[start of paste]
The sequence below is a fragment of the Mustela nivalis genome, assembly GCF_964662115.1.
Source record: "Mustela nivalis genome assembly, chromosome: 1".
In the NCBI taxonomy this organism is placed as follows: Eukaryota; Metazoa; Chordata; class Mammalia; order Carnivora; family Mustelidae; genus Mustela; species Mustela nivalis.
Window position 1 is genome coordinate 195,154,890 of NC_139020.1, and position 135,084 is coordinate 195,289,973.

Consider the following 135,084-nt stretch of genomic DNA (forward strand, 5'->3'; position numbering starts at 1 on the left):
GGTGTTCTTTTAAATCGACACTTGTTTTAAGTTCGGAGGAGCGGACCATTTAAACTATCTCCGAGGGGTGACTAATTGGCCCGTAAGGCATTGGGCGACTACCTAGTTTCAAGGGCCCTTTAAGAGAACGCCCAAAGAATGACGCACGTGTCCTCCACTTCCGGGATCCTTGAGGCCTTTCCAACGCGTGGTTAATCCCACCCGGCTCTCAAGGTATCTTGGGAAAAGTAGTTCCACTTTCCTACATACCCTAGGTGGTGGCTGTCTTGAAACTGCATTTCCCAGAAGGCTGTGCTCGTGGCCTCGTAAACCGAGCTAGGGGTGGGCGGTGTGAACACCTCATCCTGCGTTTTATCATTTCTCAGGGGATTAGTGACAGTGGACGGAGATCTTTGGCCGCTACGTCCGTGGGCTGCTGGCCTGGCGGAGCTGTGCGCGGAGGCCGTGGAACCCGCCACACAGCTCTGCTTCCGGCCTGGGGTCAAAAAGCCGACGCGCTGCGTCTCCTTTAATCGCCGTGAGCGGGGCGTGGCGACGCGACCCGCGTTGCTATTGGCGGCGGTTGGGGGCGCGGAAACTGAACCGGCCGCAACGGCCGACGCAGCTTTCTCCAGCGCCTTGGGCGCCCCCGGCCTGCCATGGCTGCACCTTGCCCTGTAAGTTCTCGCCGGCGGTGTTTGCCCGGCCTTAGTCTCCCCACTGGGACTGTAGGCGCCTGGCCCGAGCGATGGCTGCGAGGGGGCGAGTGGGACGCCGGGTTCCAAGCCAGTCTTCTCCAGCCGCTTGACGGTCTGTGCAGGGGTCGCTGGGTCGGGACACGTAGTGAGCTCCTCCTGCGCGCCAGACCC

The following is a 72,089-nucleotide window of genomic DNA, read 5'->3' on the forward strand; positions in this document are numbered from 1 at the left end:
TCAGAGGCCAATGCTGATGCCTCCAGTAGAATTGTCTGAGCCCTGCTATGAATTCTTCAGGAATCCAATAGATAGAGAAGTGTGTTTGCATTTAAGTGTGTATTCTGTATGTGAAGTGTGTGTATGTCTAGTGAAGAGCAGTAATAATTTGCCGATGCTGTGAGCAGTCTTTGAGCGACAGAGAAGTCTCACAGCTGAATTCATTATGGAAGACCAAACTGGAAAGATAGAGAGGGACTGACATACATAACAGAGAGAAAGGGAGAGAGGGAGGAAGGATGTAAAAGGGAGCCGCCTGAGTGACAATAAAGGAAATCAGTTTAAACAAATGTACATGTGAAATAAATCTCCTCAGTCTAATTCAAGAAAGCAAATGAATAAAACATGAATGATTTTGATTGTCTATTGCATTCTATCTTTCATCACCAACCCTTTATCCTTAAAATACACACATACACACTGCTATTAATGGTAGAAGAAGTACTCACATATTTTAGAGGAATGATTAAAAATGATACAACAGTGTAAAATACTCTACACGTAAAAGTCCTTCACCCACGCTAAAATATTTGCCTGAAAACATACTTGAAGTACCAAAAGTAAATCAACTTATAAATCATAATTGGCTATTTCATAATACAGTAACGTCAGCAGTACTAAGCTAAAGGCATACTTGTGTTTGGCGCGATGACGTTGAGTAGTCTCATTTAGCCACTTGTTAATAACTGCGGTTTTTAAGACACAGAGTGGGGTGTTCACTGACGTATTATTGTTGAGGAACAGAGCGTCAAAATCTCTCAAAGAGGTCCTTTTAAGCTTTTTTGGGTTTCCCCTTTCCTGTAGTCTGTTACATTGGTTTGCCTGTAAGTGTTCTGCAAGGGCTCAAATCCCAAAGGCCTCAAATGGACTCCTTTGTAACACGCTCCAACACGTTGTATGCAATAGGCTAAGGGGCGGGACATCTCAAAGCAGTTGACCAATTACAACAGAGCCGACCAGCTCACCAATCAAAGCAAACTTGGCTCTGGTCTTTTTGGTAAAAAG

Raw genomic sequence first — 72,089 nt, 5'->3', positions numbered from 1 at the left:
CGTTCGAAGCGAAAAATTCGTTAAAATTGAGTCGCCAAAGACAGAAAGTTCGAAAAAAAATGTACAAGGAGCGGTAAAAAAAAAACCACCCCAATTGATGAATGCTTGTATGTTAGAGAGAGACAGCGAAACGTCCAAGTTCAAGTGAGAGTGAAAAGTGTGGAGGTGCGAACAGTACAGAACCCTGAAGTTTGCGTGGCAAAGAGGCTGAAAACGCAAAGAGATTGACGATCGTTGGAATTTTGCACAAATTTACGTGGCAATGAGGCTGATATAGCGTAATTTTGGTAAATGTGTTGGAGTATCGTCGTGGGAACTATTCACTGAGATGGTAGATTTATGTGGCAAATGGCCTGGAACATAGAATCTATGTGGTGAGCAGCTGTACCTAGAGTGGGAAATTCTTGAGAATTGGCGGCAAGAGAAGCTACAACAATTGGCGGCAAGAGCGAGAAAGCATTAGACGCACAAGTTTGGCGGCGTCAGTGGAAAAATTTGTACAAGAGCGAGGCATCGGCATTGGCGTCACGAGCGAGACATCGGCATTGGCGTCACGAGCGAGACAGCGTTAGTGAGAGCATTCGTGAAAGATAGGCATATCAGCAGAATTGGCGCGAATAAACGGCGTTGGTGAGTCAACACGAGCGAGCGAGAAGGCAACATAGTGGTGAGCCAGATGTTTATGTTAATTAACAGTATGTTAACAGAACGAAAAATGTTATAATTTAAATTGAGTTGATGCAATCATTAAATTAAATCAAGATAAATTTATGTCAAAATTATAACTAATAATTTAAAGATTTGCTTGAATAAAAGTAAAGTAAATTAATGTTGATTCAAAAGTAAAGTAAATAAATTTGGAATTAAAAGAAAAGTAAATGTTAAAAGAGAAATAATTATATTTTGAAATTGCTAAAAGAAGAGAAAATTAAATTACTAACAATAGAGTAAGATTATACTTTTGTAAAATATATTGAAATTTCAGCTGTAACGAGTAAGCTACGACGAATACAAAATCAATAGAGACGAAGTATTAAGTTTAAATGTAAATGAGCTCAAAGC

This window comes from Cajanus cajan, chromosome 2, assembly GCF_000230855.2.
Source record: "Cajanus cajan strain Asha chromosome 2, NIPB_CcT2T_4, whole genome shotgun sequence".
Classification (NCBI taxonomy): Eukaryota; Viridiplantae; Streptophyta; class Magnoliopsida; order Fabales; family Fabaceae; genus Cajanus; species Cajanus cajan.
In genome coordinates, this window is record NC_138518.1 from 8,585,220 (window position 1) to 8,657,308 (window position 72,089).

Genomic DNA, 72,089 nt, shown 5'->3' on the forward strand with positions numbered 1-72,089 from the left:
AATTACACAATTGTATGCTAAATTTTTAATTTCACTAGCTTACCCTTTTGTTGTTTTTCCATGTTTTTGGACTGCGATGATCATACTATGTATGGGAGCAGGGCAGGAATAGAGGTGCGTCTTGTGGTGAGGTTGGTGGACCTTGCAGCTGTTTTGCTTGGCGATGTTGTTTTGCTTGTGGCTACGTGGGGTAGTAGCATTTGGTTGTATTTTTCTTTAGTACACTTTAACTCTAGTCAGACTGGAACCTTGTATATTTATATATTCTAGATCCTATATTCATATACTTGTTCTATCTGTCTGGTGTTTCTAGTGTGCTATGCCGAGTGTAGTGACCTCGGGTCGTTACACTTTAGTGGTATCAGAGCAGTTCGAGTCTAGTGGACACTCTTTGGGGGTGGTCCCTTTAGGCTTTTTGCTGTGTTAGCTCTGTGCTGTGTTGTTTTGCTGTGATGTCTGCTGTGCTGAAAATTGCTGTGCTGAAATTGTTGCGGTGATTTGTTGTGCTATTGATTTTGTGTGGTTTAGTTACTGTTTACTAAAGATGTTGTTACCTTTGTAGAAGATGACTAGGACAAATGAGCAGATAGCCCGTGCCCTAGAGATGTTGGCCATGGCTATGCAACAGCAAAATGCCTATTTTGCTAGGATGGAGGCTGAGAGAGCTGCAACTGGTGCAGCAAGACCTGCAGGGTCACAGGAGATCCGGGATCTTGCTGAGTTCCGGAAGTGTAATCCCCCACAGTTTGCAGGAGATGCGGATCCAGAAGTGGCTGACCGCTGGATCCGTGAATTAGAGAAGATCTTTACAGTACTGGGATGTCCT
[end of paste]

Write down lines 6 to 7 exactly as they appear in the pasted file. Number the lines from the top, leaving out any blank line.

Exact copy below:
GGTGTTCTTTTAAATCGACACTTGTTTTAAGTTCGGAGGAGCGGACCATTTAAACTATCTCCGAGGGGTGACTAATTGGCCCGTAAGGCATTGGGCGACTACCTAGTTTCAAGGGCCCTTTAAGAGAACGCCCAAAGAATGACGCACGTGTCCTCCACTTCCGGGATCCTTGAGGCCTTTCCAACGCGTGGTTAATCCCACCCGGCTCTCAAGGTATCTTGGGAAAAGTAGTTCCACTTTCCTACATACCCTAGGTGGTGGCTGTCTTGAAACTGCATTTCCCAGAAGGCTGTGCTCGTGGCCTCGTAAACCGAGCTAGGGGTGGGCGGTGTGAACACCTCATCCTGCGTTTTATCATTTCTCAGGGGATTAGTGACAGTGGACGGAGATCTTTGGCCGCTACGTCCGTGGGCTGCTGGCCTGGCGGAGCTGTGCGCGGAGGCCGTGGAACCCGCCACACAGCTCTGCTTCCGGCCTGGGGTCAAAAAGCCGACGCGCTGCGTCTCCTTTAATCGCCGTGAGCGGGGCGTGGCGACGCGACCCGCGTTGCTATTGGCGGCGGTTGGGGGCGCGGAAACTGAACCGGCCGCAACGGCCGACGCAGCTTTCTCCAGCGCCTTGGGCGCCCCCGGCCTGCCATGGCTGCACCTTGCCCTGTAAGTTCTCGCCGGCGGTGTTTGCCCGGCCTTAGTCTCCCCACTGGGACTGTAGGCGCCTGGCCCGAGCGATGGCTGCGAGGGGGCGAGTGGGACGCCGGGTTCCAAGCCAGTCTTCTCCAGCCGCTTGACGGTCTGTGCAGGGGTCGCTGGGTCGGGACACGTAGTGAGCTCCTCCTGCGCGCCAGACCC

The following is a 72,089-nucleotide window of genomic DNA, read 5'->3' on the forward strand; positions in this document are numbered from 1 at the left end: